Research Highlight 4: Structuring Classroom Learning for Student Success and Agency

an organized classroom

Thanks to a podcast, Emerging Research in Educational Psychology, from professor Jeff Greene speaking with professor Erika Patall about a meta-analysis she was the lead author on, I learned about her paper that looked across a large number of studies to synthesize findings on the impact of classroom structure. I thought some of the high-level takeaways were well worth highlighting with you for our 4th research highlight in this series!

I think it’s no surprise to most educators that providing structure for kids, both in terms of the classroom environment and culture, and in terms of the design of instructional tasks, is critical to improving student learning. Part of this work is what we often term “classroom management,” but as the paper describes, the work is far more encompassing than that:

“In sum, creating structure is a multifaceted endeavor that involves a diverse assortment of teacher practices that can be used independently or in various combinations, as well as to various extents, and are all intended to organize and guide students’ school-relevant behavior in the process of learning in the classroom.”

So what’s the top line item from this extensive meta-analysis?

Students benefit from predictable environments for learning

“Students universally need predictable environments that support their attempts to experience and develop competence at all school levels (e.g., Aelterman et al., 2019; Ryan & Deci, 2017; Skinner et al., 2008).”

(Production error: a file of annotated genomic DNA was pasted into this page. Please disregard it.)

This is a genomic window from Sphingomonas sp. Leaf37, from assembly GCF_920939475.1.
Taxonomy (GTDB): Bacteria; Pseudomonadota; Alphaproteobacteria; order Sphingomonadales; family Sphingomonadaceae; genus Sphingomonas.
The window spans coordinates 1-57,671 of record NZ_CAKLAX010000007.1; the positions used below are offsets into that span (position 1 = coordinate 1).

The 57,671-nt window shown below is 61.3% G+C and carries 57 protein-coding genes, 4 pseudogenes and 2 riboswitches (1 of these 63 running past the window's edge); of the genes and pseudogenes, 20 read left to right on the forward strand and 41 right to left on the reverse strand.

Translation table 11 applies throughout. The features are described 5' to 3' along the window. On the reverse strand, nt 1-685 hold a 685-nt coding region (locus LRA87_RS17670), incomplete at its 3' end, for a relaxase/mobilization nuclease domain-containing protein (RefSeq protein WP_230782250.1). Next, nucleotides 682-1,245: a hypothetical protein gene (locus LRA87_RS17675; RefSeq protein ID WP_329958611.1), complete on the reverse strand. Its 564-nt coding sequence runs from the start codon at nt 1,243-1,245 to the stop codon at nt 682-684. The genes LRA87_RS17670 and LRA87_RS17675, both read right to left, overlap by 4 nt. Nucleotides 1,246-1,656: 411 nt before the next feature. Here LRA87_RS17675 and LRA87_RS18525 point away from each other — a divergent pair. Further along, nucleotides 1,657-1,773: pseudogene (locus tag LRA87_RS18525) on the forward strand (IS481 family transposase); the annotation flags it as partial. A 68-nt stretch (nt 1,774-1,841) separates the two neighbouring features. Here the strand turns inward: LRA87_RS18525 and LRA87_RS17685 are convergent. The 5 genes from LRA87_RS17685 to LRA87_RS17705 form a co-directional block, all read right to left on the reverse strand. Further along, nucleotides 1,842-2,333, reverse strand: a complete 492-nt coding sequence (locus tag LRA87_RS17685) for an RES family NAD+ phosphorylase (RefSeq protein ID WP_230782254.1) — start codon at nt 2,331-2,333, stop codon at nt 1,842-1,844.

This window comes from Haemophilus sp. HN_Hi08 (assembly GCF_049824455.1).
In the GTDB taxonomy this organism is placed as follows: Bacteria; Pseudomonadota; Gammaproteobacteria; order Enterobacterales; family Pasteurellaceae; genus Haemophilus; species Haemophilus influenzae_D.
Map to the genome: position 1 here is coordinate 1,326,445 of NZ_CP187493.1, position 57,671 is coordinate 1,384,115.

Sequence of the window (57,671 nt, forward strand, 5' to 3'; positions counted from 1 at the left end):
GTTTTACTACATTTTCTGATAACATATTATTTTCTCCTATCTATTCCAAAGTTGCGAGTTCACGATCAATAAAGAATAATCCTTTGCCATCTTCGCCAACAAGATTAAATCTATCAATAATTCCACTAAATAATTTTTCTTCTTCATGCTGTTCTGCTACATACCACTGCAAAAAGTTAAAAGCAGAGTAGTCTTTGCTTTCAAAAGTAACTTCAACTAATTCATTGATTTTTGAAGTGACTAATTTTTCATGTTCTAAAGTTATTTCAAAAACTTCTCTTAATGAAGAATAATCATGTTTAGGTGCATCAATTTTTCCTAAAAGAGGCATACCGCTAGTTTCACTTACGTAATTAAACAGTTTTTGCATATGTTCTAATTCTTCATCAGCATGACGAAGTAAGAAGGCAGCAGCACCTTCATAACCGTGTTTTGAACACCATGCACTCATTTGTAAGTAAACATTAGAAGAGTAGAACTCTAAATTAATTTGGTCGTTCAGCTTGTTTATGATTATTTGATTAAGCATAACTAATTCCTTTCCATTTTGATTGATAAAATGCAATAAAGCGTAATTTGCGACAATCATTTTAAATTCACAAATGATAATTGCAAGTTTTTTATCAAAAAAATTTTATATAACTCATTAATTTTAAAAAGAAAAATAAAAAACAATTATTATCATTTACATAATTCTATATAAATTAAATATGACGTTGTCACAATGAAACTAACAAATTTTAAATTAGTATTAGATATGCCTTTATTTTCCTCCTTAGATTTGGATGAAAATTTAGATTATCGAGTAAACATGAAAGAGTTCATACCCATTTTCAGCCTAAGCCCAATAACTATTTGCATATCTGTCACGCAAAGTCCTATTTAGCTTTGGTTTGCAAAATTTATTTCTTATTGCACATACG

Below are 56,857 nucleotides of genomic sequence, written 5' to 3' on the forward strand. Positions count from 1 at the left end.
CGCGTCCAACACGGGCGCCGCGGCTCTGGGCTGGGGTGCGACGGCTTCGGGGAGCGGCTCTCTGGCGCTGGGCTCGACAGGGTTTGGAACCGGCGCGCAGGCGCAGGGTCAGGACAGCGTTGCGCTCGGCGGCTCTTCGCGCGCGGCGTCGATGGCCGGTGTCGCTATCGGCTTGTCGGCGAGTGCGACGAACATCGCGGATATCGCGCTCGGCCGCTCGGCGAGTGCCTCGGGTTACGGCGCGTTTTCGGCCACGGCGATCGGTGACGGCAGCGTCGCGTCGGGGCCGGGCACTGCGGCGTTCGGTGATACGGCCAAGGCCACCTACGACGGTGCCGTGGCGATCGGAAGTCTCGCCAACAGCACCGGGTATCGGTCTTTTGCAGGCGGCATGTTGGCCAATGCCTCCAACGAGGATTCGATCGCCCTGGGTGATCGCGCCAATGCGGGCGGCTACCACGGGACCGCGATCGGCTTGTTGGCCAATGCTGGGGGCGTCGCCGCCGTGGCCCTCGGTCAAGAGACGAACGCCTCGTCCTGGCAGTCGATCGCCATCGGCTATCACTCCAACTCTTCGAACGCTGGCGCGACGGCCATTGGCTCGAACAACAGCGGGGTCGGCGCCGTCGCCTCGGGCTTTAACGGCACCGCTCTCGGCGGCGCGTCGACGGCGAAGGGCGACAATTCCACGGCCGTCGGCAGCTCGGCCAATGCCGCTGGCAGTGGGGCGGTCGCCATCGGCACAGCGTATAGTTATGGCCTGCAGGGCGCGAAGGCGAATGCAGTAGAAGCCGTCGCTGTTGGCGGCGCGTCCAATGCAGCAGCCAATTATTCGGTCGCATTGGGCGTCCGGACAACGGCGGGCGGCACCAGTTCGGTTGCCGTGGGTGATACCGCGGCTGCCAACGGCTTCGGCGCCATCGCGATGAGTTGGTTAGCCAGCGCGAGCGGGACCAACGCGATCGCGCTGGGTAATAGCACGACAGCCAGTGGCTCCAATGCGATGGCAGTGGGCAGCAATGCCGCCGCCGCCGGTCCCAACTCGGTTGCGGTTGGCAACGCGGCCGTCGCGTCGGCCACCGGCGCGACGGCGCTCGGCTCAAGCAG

OK. Makes sense. But where it gets interesting is that a standard assumption could be, as the authors hypothesized initially, that it’s mostly younger kids that need more structure, whereas older students need less. But that’s not what they found!

All students benefit from structure

Instead, they found that all students consistently benefited from structured learning no matter the age or grade-level:

“There was no instance, regardless of what moderator we considered, in which the relationship between classroom structure and either student engagement or competence beliefs was negative. Moreover, there was no instance in which classroom structure interventions had a negative effect on achievement.”

Classroom and school structure should build student autonomy

The other important pattern that emerged was that structure that focuses more on control of student behavior, rather than on building student autonomy, can be counter-productive:

“. . . moderator analyses with the correlational studies revealed that the relationship between classroom structure and achievement was statistically significantly stronger when structure was delivered within the context of support for autonomy and positive emotion.”

This is important in reframing how we may think about classroom management strategies at large. The ultimate goal of structured learning is to build greater student agency and autonomy.

While this may be visibly evident in kindergarten, for example, when students shift from more open-ended play to sitting for longer periods of time at desks engaged in more overtly academic tasks, this trajectory can be just as important in 6th grade, when students are learning to take on greater loads of homework and reading a higher volume of texts on their own, or in 8th grade, when students are learning to construct and debate viable and complex arguments from multiple perspectives and sources.

How are we building their autonomy with paraphrasing and summarizing evidence, both in oracy and in writing? How are we building their agency and automaticity with precise and fluent reading and spelling of multisyllabic words? These questions also show us a pathway to the type of structure we need to provide in terms of modeling, feedback, and repeated opportunities over time, based on the discipline and the grade-level we teach.